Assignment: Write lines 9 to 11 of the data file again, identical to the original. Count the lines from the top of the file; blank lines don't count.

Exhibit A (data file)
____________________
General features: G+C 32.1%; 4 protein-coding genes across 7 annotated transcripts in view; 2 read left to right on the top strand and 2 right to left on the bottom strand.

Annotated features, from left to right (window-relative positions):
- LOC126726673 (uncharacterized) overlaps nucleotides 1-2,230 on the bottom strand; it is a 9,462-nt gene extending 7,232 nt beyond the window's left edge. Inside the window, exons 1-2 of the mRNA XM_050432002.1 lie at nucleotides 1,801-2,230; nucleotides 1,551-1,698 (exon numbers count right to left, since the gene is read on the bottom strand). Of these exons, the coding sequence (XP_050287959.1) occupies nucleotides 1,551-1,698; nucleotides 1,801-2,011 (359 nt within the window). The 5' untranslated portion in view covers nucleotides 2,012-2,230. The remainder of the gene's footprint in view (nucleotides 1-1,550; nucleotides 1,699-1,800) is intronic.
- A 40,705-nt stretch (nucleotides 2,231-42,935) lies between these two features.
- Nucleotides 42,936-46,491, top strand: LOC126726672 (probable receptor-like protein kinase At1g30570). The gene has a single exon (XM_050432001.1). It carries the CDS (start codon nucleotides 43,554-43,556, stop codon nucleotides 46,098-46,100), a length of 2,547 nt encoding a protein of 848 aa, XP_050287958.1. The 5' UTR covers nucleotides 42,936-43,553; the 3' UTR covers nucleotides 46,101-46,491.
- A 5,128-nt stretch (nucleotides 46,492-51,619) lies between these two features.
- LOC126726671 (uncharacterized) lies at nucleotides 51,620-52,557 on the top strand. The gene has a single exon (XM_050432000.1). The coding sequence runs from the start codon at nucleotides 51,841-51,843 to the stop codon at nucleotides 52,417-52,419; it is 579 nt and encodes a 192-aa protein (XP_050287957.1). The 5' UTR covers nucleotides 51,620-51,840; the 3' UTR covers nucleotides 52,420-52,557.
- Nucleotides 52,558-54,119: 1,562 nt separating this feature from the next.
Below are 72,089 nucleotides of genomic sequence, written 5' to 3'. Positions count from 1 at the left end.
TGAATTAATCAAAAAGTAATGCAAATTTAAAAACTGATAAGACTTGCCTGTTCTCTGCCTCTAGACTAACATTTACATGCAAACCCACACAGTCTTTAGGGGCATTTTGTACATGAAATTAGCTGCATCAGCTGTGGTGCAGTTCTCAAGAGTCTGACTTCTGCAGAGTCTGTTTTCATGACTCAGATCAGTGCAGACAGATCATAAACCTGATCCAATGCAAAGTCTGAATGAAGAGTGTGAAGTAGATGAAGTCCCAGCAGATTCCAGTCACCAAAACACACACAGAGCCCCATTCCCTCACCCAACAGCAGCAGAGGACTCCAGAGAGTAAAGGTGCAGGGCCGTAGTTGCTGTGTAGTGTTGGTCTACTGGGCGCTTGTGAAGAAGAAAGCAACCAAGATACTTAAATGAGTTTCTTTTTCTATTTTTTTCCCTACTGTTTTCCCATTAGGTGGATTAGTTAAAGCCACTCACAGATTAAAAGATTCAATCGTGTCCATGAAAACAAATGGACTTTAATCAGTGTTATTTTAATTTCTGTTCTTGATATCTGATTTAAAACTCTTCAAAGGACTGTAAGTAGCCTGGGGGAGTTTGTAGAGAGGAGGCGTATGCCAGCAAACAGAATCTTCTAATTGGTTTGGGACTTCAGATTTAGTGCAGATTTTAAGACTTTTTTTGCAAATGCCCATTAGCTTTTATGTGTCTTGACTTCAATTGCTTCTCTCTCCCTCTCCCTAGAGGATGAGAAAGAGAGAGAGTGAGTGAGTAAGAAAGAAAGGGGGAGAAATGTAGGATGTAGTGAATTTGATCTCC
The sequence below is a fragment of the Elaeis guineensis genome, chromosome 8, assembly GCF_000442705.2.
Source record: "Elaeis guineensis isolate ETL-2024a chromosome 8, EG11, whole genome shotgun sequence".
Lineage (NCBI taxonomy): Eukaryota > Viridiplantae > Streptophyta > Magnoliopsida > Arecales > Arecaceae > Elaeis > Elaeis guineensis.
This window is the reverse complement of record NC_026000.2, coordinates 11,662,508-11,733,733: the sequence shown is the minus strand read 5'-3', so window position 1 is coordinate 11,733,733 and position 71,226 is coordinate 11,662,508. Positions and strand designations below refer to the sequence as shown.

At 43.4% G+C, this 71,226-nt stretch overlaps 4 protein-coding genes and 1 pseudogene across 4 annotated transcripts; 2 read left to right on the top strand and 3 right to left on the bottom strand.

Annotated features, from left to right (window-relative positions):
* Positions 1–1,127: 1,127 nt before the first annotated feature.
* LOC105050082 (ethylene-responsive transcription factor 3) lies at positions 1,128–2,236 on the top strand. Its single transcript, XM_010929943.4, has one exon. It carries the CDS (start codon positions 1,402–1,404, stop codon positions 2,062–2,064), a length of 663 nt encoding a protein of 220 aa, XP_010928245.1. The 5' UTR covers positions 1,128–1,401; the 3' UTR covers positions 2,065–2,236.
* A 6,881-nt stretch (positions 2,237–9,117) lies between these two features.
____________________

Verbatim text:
Below are 72,089 nucleotides of genomic sequence, written 5' to 3'. Positions count from 1 at the left end.
TGAATTAATCAAAAAGTAATGCAAATTTAAAAACTGATAAGACTTGCCTGTTCTCTGCCTCTAGACTAACATTTACATGCAAACCCACACAGTCTTTAGGGGCATTTTGTACATGAAATTAGCTGCATCAGCTGTGGTGCAGTTCTCAAGAGTCTGACTTCTGCAGAGTCTGTTTTCATGACTCAGATCAGTGCAGACAGATCATAAACCTGATCCAATGCAAAGTCTGAATGAAGAGTGTGAAGTAGATGAAGTCCCAGCAGATTCCAGTCACCAAAACACACACAGAGCCCCATTCCCTCACCCAACAGCAGCAGAGGACTCCAGAGAGTAAAGGTGCAGGGCCGTAGTTGCTGTGTAGTGTTGGTCTACTGGGCGCTTGTGAAGAAGAAAGCAACCAAGATACTTAAATGAGTTTCTTTTTCTATTTTTTTCCCTACTGTTTTCCCATTAGGTGGATTAGTTAAAGCCACTCACAGATTAAAAGATTCAATCGTGTCCATGAAAACAAATGGACTTTAATCAGTGTTATTTTAATTTCTGTTCTTGATATCTGATTTAAAACTCTTCAAAGGACTGTAAGTAGCCTGGGGGAGTTTGTAGAGAGGAGGCGTATGCCAGCAAACAGAATCTTCTAATTGGTTTGGGACTTCAGATTTAGTGCAGATTTTAAGACTTTTTTTGCAAATGCCCATTAGCTTTTATGTGTCTTGACTTCAATTGCTTCTCTCTCCCTCTCCCTAGAGGATGAGAAAGAGAGAGAGTGAGTGAGTAAGAAAGAAAGGGGGAGAAATGTAGGATGTAGTGAATTTGATCTCC
The sequence below is a fragment of the Elaeis guineensis genome, chromosome 8, assembly GCF_000442705.2.